Sustainable Gardening in 8 Steps
In warm weather, your yard demands more use of our natural resources. The following will help you create a beautiful leisure space that is sustainable too.
8 Steps to a Sustainable Garden:
When you create hydrozones, it means that plants with similar water requirements are planted together. Planning in terms of water requirements saves water in your garden; plants that need more water will get the extra water they need and plants that don't need as much water will get less. Hydrozoning also results in fewer plant mishaps due to over or under watering.
2. Plant Edibles
Not only is growing your own food more convenient, but it's also tastier when you pick fresh fruits, vegetables and herbs straight off the vine. Plus, it has the added benefit of reducing the use of industrial agricultural chemicals, transportation fuels and packaging. Freshly picked food is more nutritious since it’s not sitting in cold storage or transit losing vitamin potency. Planting a small herb window box or a single orange tree makes a difference and you can reap the health benefits! Modern edible gardens integrate perennials and other ornamentals with edible plants resulting in a garden that is both beautiful and functional.
3. Use Drought-Tolerant and Native Plants
Drought-tolerant and Arizona native plants require very little water after establishment and need only minimal maintenance. Natives have the additional benefit of creating habitats for native species and of doing wonders to strengthen our local biodiversity.
4. Use Organics
Organic products don’t contain synthetic chemicals. Organic amendments, derived from decomposed plant and animal byproducts and source minerals, break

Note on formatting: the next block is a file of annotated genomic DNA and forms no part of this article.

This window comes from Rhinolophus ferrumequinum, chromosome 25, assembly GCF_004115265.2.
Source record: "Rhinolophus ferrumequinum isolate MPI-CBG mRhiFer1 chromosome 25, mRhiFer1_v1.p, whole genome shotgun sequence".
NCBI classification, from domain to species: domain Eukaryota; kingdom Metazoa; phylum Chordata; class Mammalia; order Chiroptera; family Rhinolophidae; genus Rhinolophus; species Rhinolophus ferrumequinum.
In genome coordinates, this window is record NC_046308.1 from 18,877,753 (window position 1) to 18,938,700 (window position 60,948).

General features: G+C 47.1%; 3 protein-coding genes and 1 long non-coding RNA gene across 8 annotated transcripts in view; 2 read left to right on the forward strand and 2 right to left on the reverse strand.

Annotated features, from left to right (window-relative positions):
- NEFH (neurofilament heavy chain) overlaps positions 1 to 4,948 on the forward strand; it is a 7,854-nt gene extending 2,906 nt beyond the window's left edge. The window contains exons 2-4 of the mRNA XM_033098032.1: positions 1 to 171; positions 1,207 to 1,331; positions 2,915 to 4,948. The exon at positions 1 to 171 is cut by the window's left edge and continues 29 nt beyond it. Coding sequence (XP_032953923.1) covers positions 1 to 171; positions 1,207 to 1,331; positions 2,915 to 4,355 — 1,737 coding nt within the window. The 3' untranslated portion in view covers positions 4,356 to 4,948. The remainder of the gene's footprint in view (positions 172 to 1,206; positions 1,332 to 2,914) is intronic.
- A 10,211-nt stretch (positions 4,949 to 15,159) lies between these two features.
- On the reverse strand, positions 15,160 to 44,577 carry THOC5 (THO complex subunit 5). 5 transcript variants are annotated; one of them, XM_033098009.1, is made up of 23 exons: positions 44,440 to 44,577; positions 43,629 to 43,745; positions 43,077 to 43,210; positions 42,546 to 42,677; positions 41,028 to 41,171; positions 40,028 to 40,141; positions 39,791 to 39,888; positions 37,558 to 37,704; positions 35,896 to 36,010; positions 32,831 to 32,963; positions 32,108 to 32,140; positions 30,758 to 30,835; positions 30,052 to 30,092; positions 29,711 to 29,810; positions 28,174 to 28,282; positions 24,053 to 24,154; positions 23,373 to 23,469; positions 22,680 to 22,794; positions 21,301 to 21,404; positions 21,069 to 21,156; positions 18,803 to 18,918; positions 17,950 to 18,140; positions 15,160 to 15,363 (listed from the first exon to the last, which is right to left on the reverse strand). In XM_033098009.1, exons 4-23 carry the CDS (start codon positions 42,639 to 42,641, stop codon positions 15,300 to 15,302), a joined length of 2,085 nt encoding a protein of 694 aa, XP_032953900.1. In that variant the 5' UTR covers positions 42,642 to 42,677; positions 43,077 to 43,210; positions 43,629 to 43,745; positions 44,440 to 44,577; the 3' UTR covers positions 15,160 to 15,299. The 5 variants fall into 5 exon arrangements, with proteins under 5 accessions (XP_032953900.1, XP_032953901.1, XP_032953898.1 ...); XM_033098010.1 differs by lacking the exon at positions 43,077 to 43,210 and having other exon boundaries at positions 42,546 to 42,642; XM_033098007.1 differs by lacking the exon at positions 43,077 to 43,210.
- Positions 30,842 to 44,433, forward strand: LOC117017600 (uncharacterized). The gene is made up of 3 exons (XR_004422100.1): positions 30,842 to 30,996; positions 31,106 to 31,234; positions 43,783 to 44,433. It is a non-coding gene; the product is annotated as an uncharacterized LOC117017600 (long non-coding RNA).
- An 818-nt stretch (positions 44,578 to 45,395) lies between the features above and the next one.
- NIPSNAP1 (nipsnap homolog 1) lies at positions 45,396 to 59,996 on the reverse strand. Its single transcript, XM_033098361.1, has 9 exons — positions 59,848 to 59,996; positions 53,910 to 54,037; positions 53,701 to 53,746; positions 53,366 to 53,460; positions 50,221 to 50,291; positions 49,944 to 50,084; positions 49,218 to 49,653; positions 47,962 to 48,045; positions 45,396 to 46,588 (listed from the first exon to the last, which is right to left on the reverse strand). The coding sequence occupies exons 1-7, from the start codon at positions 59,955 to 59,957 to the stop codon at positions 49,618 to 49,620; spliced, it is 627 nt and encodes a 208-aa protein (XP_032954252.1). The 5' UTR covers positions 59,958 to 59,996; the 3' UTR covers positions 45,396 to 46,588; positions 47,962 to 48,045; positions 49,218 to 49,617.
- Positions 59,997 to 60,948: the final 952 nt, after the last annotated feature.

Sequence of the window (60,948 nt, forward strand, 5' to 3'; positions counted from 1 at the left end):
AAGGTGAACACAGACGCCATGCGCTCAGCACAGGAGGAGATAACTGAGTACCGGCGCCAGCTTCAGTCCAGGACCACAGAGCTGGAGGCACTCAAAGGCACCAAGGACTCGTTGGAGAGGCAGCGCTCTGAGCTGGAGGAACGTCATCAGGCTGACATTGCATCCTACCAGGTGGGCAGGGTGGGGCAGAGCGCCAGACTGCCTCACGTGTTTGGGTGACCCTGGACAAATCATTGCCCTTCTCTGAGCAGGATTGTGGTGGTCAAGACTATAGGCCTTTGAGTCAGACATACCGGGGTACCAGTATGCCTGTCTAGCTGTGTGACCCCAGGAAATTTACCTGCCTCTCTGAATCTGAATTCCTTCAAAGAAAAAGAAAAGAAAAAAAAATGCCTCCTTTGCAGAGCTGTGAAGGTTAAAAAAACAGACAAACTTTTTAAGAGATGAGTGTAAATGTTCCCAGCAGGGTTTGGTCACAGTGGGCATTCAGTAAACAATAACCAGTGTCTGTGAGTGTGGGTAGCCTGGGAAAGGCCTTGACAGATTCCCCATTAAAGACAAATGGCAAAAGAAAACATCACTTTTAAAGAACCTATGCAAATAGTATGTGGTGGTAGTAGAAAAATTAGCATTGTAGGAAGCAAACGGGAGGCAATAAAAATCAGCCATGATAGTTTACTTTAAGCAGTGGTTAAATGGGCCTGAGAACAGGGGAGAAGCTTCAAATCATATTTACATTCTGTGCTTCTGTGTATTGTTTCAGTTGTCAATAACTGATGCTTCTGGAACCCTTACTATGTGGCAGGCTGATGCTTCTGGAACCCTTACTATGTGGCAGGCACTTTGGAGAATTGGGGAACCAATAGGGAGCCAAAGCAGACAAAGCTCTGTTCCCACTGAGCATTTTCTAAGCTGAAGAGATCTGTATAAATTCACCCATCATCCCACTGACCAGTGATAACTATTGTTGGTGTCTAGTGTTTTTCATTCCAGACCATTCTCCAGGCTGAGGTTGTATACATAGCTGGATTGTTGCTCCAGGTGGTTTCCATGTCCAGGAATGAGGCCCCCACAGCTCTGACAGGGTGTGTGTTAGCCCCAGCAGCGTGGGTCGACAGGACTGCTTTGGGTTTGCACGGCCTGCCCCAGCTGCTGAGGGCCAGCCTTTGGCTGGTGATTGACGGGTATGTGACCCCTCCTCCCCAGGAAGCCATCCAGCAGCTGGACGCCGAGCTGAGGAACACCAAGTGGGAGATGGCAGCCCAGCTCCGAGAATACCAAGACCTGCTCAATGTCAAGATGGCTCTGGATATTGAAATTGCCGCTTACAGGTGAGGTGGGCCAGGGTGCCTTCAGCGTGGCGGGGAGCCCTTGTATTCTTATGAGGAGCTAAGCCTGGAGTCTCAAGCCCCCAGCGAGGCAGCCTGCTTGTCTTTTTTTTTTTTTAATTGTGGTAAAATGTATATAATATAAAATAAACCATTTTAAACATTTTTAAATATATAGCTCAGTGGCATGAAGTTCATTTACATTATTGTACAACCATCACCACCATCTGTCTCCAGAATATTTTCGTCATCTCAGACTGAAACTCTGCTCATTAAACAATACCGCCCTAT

down naturally in the soil. They are digested by naturally occurring soil bacteria and supply plants with the nutrients they need in a form they can
absorb without the use of polluting petrochemicals.
Organic amendments foster soil health and nourish soil bacteria that digest elemental nutrients, making them available to plants. They are slow release and last longer in the soil so they require less frequent application, making them economical as well.
Synthetic chemicals found in conventional fertilizers require flushing and frequent reapplication, plus they deposit salts that kill beneficial soil bacteria.
Using organics also helps keep our water supply cleaner since agricultural products permeate into the soil and eventually enter our local water systems. Using organics is good for you and also supports the farmers and companies who supply them, ensuring their positive impact on global health and our economy.
5. Water Wisely
Water is key to any garden. Use slow release, targeted irrigation like drip irrigation systems and Oyas (ollas) pots that deliver water to the root zone of plants, where they need it most. Water releases slowly and seeps deeply, rather than running off into areas that don't need water (like your patio) or into the street. Because the water is directed only at desired plants, you’ll find fewer weeds, reducing time spent on maintenance. This allows you more time to thoroughly enjoy your garden. Some drip systems do not require the installation of an additional irrigation line; they simply attach to your hose bib. Ollas (pots) are planted in the ground near the plants you want to water and are filled as needed. The Ollas allows water to seep into the soil at a rate that plants can sip it.